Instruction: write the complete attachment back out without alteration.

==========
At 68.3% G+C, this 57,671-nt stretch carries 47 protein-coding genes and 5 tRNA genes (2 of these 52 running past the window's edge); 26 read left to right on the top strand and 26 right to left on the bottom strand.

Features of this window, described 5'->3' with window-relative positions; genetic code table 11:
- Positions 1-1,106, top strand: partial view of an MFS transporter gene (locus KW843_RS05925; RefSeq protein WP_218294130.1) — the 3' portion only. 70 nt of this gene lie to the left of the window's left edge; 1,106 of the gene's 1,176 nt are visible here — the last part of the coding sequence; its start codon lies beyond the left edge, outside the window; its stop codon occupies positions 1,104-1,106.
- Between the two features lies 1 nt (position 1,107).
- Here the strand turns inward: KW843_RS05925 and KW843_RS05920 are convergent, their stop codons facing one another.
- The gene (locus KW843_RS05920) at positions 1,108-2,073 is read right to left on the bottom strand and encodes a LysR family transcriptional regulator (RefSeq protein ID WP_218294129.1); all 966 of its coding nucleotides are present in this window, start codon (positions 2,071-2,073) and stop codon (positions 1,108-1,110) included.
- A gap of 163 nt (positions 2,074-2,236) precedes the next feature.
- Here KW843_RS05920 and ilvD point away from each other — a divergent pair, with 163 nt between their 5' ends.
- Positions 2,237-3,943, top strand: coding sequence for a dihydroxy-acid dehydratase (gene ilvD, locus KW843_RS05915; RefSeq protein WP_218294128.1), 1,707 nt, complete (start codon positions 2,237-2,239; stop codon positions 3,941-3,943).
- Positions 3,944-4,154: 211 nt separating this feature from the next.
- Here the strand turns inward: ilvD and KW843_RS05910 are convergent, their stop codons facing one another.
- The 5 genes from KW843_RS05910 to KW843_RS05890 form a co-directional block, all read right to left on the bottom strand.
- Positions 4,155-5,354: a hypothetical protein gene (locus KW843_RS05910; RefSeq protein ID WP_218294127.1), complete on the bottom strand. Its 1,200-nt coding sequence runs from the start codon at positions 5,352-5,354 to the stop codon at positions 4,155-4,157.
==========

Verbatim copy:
At 68.3% G+C, this 57,671-nt stretch carries 47 protein-coding genes and 5 tRNA genes (2 of these 52 running past the window's edge); 26 read left to right on the top strand and 26 right to left on the bottom strand.

Features of this window, described 5'->3' with window-relative positions; genetic code table 11:
- Positions 1-1,106, top strand: partial view of an MFS transporter gene (locus KW843_RS05925; RefSeq protein WP_218294130.1) — the 3' portion only. 70 nt of this gene lie to the left of the window's left edge; 1,106 of the gene's 1,176 nt are visible here — the last part of the coding sequence; its start codon lies beyond the left edge, outside the window; its stop codon occupies positions 1,104-1,106.
- Between the two features lies 1 nt (position 1,107).
- Here the strand turns inward: KW843_RS05925 and KW843_RS05920 are convergent, their stop codons facing one another.
- The gene (locus KW843_RS05920) at positions 1,108-2,073 is read right to left on the bottom strand and encodes a LysR family transcriptional regulator (RefSeq protein ID WP_218294129.1); all 966 of its coding nucleotides are present in this window, start codon (positions 2,071-2,073) and stop codon (positions 1,108-1,110) included.
- A gap of 163 nt (positions 2,074-2,236) precedes the next feature.
- Here KW843_RS05920 and ilvD point away from each other — a divergent pair, with 163 nt between their 5' ends.
- Positions 2,237-3,943, top strand: coding sequence for a dihydroxy-acid dehydratase (gene ilvD, locus KW843_RS05915; RefSeq protein WP_218294128.1), 1,707 nt, complete (start codon positions 2,237-2,239; stop codon positions 3,941-3,943).
- Positions 3,944-4,154: 211 nt separating this feature from the next.
- Here the strand turns inward: ilvD and KW843_RS05910 are convergent, their stop codons facing one another.
- The 5 genes from KW843_RS05910 to KW843_RS05890 form a co-directional block, all read right to left on the bottom strand.
- Positions 4,155-5,354: a hypothetical protein gene (locus KW843_RS05910; RefSeq protein ID WP_218294127.1), complete on the bottom strand. Its 1,200-nt coding sequence runs from the start codon at positions 5,352-5,354 to the stop codon at positions 4,155-4,157.